An Autonomous Sanction describes a sanction which has been issued by a single country. This can also be known as an Unilateral Sanction.
An Unilateral Sanction describes a sanction which has been issued by a single country. This can also be known as an Autonomous Sanction.
A Multilateral Sanction describes a sanction issued together by multiple countries that are acting together. For example, the EU and the UN include a number of member states, so when these organizations issue a sanction, the sanction is a multilateral sanction.
A Sanction List is a database for a particular sanction citing all of the individuals and/or organizations (companies, legal entities and countries) which it is illegal to be involved with. Sanctions Lists are dynamic and are updated regularly. Examples of global and relevant sanctions lists include but are not limited to those issued by the Office of Foreign Asset Control | OFAC (United States), His Majesty's Treasury | HMT (United Kingdom) and Office of Foreign Asset Control | OFAC (United States) and the Specially Designated Nationals And Blocked Persons List | SDN (United States). Note that the legal requirement and risk appetite to avoid organizations on any given sanctions list will vary from company to company and from country to country. For example, a certain sanctions list may be applicable to companies in Germany but not to companies in Japan.
With KYCC, companies would look into the likelihood of any Passthrough Sanctions via their counterparties. A breach with this type of sanction can occur even if your vendor, supplier or counterparty is not specifically on a sanctions list. You would be at risk and bear significant responsibility in the form of fines, penalties and reputational damage if your counterparty is doing business with a sanctioned individual or organization.
A watchlist is a list that has been issued by a regulatory group such as a law enforcement agency of individuals and/or entities who are involved with illegal activity or a form of non-compliance at an international level. Those on a watchlist require screening and potentially additional monitoring as they may represent a higher risk. Some examples of who would be on a watchlist include but are not limited to: suspected money launderers, human / arms / drug traffickers, and terrorists, PEPs, scammers and fraudsters.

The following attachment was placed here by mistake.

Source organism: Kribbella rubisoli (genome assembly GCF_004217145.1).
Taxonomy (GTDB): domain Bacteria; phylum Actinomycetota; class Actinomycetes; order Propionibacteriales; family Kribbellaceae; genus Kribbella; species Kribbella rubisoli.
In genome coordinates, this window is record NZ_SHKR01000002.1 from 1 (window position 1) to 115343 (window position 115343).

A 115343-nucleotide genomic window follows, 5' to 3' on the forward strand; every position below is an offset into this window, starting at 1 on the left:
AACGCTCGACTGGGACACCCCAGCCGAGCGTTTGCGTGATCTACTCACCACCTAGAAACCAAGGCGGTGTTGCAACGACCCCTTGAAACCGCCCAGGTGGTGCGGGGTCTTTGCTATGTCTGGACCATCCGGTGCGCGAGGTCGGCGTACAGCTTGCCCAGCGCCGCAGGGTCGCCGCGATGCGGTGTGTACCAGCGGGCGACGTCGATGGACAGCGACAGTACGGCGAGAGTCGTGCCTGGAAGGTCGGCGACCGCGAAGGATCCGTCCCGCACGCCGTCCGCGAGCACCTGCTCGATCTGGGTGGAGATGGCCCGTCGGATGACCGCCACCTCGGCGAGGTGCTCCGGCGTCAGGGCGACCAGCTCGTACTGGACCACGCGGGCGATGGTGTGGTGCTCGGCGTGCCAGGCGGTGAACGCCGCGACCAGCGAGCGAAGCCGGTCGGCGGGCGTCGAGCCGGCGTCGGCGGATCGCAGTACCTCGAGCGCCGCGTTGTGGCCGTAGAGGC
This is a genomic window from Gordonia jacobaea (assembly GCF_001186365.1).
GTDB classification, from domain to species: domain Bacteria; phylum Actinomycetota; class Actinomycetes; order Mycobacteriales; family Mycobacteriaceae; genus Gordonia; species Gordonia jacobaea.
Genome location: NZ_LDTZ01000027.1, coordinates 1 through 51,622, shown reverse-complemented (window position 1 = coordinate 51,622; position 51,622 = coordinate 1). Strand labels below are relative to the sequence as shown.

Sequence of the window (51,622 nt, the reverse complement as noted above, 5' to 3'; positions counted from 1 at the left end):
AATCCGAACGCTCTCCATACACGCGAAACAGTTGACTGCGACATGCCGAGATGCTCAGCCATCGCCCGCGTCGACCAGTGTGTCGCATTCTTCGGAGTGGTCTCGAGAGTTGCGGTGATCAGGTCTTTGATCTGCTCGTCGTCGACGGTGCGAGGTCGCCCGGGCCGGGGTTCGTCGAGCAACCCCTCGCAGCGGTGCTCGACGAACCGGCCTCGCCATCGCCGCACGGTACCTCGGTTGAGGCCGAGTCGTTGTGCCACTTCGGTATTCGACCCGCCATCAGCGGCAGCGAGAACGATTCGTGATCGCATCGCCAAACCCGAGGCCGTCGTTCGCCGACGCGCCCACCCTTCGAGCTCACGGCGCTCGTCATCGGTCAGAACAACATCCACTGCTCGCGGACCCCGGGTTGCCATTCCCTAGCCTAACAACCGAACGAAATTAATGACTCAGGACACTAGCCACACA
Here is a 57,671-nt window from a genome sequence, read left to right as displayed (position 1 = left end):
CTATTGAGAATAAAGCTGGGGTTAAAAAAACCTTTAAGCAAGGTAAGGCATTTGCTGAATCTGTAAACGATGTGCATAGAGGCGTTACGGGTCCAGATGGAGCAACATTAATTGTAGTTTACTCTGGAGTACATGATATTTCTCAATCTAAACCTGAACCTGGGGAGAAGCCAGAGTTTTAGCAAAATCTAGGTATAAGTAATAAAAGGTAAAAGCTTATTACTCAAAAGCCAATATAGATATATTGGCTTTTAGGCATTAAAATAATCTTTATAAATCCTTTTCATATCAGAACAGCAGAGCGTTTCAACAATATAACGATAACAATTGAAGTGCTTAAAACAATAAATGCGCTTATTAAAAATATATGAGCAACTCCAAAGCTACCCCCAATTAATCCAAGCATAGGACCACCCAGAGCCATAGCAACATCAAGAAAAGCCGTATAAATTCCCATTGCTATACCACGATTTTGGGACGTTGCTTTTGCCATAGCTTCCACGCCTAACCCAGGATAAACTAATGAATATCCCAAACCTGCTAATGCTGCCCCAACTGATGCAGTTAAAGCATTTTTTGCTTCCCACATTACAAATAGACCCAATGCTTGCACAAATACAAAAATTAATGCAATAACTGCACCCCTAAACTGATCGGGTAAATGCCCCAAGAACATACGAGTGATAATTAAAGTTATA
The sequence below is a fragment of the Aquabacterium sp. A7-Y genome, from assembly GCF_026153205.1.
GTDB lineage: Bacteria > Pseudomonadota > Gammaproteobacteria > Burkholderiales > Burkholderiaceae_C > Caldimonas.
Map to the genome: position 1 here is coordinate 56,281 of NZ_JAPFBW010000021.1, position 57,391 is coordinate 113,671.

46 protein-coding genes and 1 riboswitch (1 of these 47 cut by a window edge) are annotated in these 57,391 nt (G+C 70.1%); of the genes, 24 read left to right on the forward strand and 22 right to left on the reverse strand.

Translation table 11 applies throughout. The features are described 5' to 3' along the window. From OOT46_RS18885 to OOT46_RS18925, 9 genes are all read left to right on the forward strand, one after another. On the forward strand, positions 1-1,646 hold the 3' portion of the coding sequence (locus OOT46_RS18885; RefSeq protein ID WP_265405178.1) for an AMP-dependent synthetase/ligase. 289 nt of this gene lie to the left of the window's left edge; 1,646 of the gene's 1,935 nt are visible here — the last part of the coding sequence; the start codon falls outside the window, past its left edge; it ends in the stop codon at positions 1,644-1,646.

There is a difference between a watchlist and a sanction - as watchlists are not used as a method by government agencies or diplomacies to accomplish foreign policy objectives and the like.
Fitness and Probity Lists
Fitness and probity lists contain individuals and legal entities who have been involved with any problematic activity - for example breaching regulations or a code of conduct. While the problematic activity may not necessarily be considered as an offense, nonetheless it should raise questions and concerns for an organization before getting into a business relationship together with the counterparty.
Automated Screening Tool
Without an Automated Screening Tool, screening can be an exhaustive process - even with the availability of and access to digital databases. When it’s integrated KYC software like Avallone, this is a powerful and effective way to minimize the risk of your organization. With provided information for counterparties and any associated individuals, an automated screening tool will be able to see if there are any matches - typically to sanctions lists, PEP databases and adverse media articles / posts - and if there are matches, to flag and allow an analyst to research and confirm not just the match, but the severity and risk.
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Explore other KYC terminology in Avallone's KYC dictionary.